Interior design09.01.2012

Young designers bring wood to life

At the event every budding designer was given feedback on their work from a panel made up of experts from Koskisen and the universities.

At the event every budding designer was given feedback on their work from a panel made up of experts from Koskisen and the universities.

Wood can be made into anything: a lamp, furniture, garden furniture, jewellery, utensils and even clothing! In a joint project of Koskisen and the Mikkeli and Kymenlaakso universities of applied sciences, students of design came up with dozens of new design ideas for wood.

As part of the project, called “Nollasarja” (Proto Series), organised now for the second time at the schools, design students were given the task of designing a mass-tailored wood product suitable for series production.

The inventive and fun product ideas devised by the 36 students were presented in early January at an event organised by Koskisen. At the event every budding designer was given feedback on their work from a panel made up of experts from Koskisen and the universities.

The wood professionals judging the work on behalf of Koskisen were product managers Riikka Kirvesniemi and Tomi Kivistö, as well as Development Director Kari Koskinen, who saw great potential in many of the designs.

- It’s great to have the chance to see the ideas of young designers and at the same time to create connections to the design world. This project gives us direct contact with future designers and allows us to present our wide product range to them. One of the most important starting points was the manufacturability of the products. Many of the young designers’ ideas were based on form-pressing; they might even be feasible as other solutions too, Koskinen speculates.

Visibility for names

The purpose of Nollasarja is to bring future designers and the products they have designed into the spotlight. For the schools, it is an elective course that offers students a unique learning environment.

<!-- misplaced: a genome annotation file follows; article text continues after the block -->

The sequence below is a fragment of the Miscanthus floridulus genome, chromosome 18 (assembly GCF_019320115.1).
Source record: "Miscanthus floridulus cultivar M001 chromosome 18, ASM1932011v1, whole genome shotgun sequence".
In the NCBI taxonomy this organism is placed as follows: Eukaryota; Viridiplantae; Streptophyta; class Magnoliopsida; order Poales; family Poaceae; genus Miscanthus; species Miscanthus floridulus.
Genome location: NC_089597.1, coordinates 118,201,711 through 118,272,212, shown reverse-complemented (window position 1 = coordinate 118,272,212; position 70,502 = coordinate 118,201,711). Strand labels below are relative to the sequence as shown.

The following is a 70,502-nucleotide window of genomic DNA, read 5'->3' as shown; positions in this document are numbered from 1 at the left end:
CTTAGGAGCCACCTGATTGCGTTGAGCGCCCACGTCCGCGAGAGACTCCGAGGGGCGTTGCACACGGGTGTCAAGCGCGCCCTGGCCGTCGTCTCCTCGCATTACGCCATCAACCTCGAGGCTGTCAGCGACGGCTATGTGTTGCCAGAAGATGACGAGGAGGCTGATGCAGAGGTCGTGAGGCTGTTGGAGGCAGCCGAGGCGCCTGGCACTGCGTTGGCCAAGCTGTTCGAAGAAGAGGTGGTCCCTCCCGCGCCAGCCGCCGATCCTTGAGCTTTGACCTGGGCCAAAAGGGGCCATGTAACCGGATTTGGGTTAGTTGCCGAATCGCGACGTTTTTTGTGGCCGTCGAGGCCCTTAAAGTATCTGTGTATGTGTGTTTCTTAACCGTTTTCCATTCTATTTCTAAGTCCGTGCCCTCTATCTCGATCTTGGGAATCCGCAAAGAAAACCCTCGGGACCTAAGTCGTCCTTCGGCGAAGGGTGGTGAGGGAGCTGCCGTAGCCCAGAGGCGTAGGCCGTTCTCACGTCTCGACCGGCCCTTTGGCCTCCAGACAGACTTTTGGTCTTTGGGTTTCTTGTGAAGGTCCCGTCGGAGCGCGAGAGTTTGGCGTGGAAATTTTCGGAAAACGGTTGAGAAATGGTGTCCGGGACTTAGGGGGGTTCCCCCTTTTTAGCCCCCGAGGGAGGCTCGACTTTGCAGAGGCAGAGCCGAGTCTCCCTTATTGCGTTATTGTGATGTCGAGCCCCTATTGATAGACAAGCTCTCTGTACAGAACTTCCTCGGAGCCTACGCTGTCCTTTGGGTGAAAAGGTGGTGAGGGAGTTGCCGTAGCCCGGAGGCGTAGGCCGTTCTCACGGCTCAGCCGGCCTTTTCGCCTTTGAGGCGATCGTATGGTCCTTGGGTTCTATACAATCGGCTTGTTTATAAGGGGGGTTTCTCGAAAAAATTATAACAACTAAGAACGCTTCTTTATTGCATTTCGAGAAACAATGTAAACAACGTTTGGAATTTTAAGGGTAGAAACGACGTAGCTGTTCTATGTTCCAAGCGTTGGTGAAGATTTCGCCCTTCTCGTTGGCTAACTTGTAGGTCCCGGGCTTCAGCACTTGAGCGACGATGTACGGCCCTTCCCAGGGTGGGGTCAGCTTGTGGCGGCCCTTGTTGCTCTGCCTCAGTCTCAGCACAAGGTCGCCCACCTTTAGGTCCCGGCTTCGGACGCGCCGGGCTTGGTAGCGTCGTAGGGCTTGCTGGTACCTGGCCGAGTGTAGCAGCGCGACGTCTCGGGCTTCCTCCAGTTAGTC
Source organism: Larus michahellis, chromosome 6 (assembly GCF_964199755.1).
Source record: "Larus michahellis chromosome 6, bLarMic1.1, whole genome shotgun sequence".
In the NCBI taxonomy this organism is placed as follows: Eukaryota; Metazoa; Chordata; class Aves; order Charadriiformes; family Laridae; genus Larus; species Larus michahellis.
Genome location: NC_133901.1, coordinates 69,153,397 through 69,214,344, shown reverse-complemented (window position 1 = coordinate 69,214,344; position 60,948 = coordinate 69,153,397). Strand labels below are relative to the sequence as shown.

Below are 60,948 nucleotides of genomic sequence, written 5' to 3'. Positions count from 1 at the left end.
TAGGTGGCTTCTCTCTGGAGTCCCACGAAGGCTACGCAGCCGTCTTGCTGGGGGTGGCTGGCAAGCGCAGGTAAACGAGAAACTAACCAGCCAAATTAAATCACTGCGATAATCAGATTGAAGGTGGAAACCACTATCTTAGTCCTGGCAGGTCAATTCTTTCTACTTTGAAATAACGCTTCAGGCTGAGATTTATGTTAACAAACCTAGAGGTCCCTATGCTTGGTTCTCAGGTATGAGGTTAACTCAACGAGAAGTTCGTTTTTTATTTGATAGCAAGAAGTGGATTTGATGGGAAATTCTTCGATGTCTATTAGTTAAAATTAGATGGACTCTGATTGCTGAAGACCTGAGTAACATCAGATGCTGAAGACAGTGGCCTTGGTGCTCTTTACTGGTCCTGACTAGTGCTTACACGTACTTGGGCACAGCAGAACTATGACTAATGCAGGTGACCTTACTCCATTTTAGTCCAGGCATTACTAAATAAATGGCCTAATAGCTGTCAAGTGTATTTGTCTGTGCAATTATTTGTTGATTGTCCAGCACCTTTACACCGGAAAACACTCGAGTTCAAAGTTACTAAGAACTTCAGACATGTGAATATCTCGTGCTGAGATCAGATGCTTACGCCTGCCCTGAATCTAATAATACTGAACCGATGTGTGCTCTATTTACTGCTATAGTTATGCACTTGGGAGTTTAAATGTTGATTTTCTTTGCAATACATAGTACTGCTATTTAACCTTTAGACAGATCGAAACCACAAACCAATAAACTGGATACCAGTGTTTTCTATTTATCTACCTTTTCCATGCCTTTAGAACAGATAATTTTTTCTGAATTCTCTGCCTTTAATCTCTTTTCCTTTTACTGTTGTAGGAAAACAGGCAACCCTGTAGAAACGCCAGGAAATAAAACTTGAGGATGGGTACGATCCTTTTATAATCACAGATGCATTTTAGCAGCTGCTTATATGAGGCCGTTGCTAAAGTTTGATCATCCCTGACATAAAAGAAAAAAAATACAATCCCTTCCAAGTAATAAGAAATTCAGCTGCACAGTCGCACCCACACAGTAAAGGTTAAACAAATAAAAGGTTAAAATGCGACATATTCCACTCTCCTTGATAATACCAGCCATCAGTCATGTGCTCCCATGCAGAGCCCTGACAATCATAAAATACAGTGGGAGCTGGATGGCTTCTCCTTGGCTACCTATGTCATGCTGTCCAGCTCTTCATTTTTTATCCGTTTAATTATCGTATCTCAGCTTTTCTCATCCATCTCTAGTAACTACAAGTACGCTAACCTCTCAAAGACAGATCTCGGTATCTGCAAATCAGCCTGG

Since the project lies in the middle ground between learning institutions and a commercial operator, the ideas can be new and out of the ordinary. Indeed, quite an interesting and creative repertory of solutions was displayed at Koskisen. Various plywoods were most often used for furniture design, but they were also used, for example, as a room divider, as a sauna seat material, in blinds, as a storage system, in a watch, in jewellery, in clothing accessories, in a skate ramp, and in children’s yard furniture and play sets.

- After this first round of presentations the students will further develop three of the products chosen by the panel. At the next meeting, one of the three ideas will be chosen and the students will bring the product to completion. The goal is for the students to prepare small series of their products suited for the purpose, which will be sold via select channels, says Seppo Koponen, a Lecturer at Mikkeli University of Applied Sciences.

Together at Habitare

Students who have participated in the Nollasarja course will also achieve visibility for their products at next autumn’s Habitare Fair. The joint exhibition of Koskisen and Nollasarja will compile all ideas that are eligible for production.

A suitable manufacturer will be sought jointly for the ideas. Miklas Suokas, a student at Mikkeli University of Applied Sciences, felt that the Nollasarja project was challenging and that the course was interesting. Miklas’s ideas were praised and he was pleased with the development suggestions he received and believed that they provided help in further honing the product.

- My measuring tape lampshade possibly has the most potential as a commercial product, he estimates.